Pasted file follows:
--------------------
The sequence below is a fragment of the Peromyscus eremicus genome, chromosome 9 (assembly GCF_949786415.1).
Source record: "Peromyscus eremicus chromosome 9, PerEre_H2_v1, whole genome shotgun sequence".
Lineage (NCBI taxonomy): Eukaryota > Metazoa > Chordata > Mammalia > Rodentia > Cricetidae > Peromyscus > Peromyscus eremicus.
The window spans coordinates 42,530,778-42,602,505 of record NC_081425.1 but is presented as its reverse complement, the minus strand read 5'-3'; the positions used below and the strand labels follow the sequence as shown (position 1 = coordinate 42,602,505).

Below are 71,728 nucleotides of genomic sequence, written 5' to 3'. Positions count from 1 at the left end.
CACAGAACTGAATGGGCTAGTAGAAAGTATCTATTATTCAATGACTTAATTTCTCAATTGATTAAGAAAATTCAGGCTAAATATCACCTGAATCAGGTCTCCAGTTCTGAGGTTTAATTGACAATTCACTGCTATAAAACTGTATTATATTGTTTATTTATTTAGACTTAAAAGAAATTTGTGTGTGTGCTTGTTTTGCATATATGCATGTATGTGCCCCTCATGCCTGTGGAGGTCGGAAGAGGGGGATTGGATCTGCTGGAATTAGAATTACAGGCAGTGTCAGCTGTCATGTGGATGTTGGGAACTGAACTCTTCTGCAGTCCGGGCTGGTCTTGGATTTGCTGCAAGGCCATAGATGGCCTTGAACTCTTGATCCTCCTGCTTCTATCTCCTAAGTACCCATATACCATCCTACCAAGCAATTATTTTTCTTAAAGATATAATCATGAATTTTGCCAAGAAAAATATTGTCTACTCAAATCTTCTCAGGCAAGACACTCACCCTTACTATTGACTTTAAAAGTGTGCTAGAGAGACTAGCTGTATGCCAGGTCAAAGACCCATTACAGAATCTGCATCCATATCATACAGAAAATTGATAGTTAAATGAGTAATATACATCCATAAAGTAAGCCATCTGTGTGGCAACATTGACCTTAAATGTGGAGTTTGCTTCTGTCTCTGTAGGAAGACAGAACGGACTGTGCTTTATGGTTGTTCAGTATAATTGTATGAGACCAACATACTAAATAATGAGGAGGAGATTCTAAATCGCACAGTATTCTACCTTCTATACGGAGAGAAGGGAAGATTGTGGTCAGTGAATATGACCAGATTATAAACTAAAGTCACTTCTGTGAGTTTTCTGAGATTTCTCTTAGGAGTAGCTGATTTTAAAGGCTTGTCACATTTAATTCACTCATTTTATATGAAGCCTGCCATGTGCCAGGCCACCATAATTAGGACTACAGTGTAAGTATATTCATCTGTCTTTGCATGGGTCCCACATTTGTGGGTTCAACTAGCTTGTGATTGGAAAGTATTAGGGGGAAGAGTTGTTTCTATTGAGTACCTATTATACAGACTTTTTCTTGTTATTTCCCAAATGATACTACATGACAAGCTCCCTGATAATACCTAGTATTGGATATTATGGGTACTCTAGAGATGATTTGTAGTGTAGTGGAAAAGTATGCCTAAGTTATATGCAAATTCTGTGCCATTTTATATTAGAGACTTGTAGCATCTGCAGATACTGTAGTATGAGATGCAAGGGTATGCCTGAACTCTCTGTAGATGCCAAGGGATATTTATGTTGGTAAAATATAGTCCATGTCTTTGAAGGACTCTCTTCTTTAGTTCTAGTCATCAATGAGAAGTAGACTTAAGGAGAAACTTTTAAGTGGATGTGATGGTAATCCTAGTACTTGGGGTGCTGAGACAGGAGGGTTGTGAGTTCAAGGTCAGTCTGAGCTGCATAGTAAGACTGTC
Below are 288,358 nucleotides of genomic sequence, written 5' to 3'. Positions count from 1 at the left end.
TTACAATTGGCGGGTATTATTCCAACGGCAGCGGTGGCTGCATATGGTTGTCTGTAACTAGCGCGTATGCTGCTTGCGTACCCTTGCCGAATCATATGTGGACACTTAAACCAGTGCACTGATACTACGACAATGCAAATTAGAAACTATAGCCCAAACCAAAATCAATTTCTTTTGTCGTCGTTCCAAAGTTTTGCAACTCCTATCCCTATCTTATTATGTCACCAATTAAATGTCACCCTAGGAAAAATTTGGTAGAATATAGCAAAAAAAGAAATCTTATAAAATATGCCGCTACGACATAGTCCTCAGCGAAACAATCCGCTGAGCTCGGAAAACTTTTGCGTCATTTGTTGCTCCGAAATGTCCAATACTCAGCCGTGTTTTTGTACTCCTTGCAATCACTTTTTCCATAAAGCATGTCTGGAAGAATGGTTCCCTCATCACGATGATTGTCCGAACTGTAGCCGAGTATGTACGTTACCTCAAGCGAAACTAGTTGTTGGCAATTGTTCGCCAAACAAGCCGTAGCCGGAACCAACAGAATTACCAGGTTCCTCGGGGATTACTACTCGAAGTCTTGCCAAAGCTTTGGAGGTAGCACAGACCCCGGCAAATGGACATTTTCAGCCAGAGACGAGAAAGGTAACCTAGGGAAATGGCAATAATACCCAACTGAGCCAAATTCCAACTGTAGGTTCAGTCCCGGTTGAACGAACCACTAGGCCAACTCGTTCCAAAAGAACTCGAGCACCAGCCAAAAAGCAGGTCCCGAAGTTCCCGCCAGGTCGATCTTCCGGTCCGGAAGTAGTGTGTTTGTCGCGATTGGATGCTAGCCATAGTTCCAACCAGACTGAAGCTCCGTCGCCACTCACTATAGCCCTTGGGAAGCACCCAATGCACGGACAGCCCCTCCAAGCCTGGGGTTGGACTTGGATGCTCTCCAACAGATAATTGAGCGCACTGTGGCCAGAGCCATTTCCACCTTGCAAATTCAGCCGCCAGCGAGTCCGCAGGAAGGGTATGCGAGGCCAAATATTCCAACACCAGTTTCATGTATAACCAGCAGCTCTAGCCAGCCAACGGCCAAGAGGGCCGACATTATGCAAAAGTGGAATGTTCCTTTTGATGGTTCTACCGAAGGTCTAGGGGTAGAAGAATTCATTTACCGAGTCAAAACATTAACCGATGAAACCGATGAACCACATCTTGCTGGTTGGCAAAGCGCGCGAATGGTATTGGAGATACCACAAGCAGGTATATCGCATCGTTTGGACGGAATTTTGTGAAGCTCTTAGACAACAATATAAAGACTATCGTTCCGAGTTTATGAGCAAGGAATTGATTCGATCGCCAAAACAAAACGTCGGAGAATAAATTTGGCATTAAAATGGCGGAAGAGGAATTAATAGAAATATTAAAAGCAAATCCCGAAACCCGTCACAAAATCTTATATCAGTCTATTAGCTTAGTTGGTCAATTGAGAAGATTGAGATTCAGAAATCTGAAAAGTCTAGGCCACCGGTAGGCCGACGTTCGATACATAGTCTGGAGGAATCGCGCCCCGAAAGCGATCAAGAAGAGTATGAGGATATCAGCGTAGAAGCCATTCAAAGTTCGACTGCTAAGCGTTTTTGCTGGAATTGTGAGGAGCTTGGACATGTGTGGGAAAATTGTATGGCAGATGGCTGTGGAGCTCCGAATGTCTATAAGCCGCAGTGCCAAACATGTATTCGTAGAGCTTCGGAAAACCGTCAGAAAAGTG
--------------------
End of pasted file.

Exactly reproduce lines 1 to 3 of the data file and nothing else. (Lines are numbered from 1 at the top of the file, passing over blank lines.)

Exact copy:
The sequence below is a fragment of the Peromyscus eremicus genome, chromosome 9 (assembly GCF_949786415.1).
Source record: "Peromyscus eremicus chromosome 9, PerEre_H2_v1, whole genome shotgun sequence".
Lineage (NCBI taxonomy): Eukaryota > Metazoa > Chordata > Mammalia > Rodentia > Cricetidae > Peromyscus > Peromyscus eremicus.